The feeling of being hopelessly behind in a class, or not being able to digest material properly during lectures, is all too familiar for most students at UChicago. Much of the remote learning experience for me was a constant game of catch-up, and it was easy to blame this solely on Zoom fatigue and the nature of remote learning. It was even more jarring, then, to return to in-person learning and find this feeling exacerbated as my classes were structured to squeeze an absurd amount of information into what is typically about 24 hours of instruction per quarter. It’s a phenomenon that seems to be especially egregious in STEM classes, which tend to have more rigid syllabi. This was my experience with statistics last quarter; given that there was no time for questions in lecture and major concepts were rushed through at a ridiculous pace (we covered the last third of the syllabus in two lectures), the onus was placed on students to stay afloat. The already limited free time I had was being cut into by additional mandatory lectures I had to watch, alongside extra time I had to spend parsing through my barely intelligible lecture notes.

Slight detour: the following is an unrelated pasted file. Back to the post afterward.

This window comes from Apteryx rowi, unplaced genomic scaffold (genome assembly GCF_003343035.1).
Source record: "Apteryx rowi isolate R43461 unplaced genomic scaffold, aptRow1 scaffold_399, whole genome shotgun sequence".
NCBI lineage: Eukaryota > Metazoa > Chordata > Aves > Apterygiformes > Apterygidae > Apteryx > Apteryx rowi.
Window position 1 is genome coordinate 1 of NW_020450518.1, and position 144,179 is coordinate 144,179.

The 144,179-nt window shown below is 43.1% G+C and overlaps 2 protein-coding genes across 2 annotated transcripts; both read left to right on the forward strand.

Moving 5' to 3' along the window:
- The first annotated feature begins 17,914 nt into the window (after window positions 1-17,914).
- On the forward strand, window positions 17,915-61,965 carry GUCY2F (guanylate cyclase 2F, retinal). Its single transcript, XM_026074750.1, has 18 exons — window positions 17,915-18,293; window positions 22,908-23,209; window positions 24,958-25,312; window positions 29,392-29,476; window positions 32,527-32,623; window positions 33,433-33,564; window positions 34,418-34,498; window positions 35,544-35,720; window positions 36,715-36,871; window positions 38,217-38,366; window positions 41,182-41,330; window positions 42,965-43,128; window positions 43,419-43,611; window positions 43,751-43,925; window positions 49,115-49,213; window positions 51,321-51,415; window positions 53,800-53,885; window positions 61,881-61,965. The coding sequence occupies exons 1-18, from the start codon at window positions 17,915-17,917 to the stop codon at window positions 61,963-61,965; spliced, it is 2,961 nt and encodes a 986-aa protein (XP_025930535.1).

Not only was this a burden on the students in this class, but it incentivized memorization over actual understanding. In all my classes last quarter, I found myself in a rush to complete problem sets and discussion posts in order to secure a portion of my grade, rather than taking a little extra time to digest material, which was largely because that extra time didn’t exist. This mode of learning, if you can call it that at all, is counter to the approach of “rigorous inquiry” that UChicago preaches. The College, with its Core, is set up so students can make connections across disciplines; what each student has learned at the end of college should be more than the sum of what is learned in each class. Not having time to build a deeper understanding of course material doesn’t just undermine a student’s experience in any given class, but further robs them of the opportunity to make meaningful interdisciplinary connections—not to mention that, within majors and minors, lacking a solid understanding of foundational concepts makes engaging with complex material a lot more difficult and a lot less enjoyable.